We just returned from a boat trip across Russia, from Moscow to St. Petersburg, to see firsthand the world Peter the Great began for Russia in the 1700s. Objective observers are vividly struck by today's Russia and how it is generally seen in the West in ways quite different from its observable current reality.
Two earlier exposures to Russia -- in 1956 and 1978 -- further sharpen the vast changes wrought over the last 30 odd years. The shift to market-based economics has, with help from very high oil prices, enlarged the middle classes to the point that both those leading cities now suffer from an engorgement of cars (virtually all Japanese, European and American models), to the point that traffic in those cities is becoming the biggest choke to their growth prospects. Their system evidently failed to anticipate those amazing numbers, despite building many modern roads and highways.
The people of Russia throughout the trip, despite daily news from the Middle East and Ukraine including the tragic downing of a commercial airliner, are clearly prosperous, relaxed and enjoying their unusually warm summer weather, apparently barely aware of global issues.
One-on-one chats with everyone who could be engaged in a private conversation (about a dozen people, all told) disclosed that they:  deplore the Ukraine situation;  support the Crimea annexation;  love America and its people;  support the Russian government; and  are worried about the attitude of the American government.
One young man from a small town on the Volga River married with two young children and a working wife, whose basic job is as a manufacturer's rep in the food industry and has a family income in dollar terms of about $20,000 said:
"I work hard. Our life is relatively good today. We have confidence in Putin. Why he wants to take on the problems of the Ukraine is a mystery to everyone. We trust and like American people but worry that your government does not trust us or our government. All we want is a chance to continue to improve our lives. Seeing interested Americans visit us gives us all more hope. Thanks for visiting us."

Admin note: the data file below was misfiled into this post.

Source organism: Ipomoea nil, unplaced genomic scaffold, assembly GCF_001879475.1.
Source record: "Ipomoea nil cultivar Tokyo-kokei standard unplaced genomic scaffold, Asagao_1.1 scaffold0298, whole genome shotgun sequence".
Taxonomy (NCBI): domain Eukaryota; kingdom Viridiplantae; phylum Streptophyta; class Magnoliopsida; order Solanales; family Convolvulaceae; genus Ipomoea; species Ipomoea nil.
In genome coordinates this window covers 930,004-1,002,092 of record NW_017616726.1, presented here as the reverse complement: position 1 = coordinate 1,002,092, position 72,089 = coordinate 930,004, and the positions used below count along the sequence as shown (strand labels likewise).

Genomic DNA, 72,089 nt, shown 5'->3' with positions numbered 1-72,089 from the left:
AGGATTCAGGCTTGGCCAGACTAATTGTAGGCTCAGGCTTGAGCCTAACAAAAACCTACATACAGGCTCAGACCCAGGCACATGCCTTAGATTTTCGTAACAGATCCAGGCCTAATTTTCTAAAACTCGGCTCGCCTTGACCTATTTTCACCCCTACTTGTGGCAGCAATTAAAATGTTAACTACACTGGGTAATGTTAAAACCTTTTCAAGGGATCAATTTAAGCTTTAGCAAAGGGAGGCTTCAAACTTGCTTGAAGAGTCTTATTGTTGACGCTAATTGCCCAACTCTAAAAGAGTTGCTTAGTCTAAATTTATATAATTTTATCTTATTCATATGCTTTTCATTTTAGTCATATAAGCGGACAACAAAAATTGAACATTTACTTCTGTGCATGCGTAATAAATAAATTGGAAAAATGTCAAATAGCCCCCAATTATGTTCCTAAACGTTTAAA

A constant theme was Russia has always needed strong central leadership and Putin has been all of that for them. He has presided over the boom years following the difficult first years under Gorbachev and Yeltsin, and they credit their current relative prosperity almost completely to him, and seem not yet to grasp the possible consequences of current events on their personal lives.
While Ukraine's drift toward the West holds some possible adverse economic consequences in due course for Russia, it hardly needs Ukraine to prosper. Russia is a powerful, fully modern society.
Nor is Russia in need of more territory. Perhaps they might wish to be lower in latitude on the globe, more like Europe and the US, but that is how their cards were dealt way back and no amount of hostility or ambition is going to change that reality.
It strains credulity that Russia stands to gain in any way from nurturing hostility with either Europe or the US.
At the periphery, Russia's global interests in projecting power in the world are its activities in the Middle East. But beyond appearances of influence and playing games, the stakes between Russia and the rest of the world seem to be more clearly aligned than ever before.
The aptly named (by history, anyway) Peter the Great had vast vision, boundless energy and compelling powers of persuasion. He saw the need to understand and bring European sophistication into the life of Russia. The path since then to the present has been fraught with complications and troubled times -- wars, revolution and economic communist stagnation, yet Peter's vision seems finally close to being realized, if today's conditions can be sustained.
Russia, the United States and Europe have much more in common than not, and if we all could get reciprocally clearer pictures of each other deeper than Cold War era stereotypes, to the point that leaders feel that throb, this just might be the right moment in time where there could be a collective hegemony among all our peoples.
We get bogged down in daily squabbles in the news. Perhaps it is time for a bigger, broader vision to be advanced on the world stage.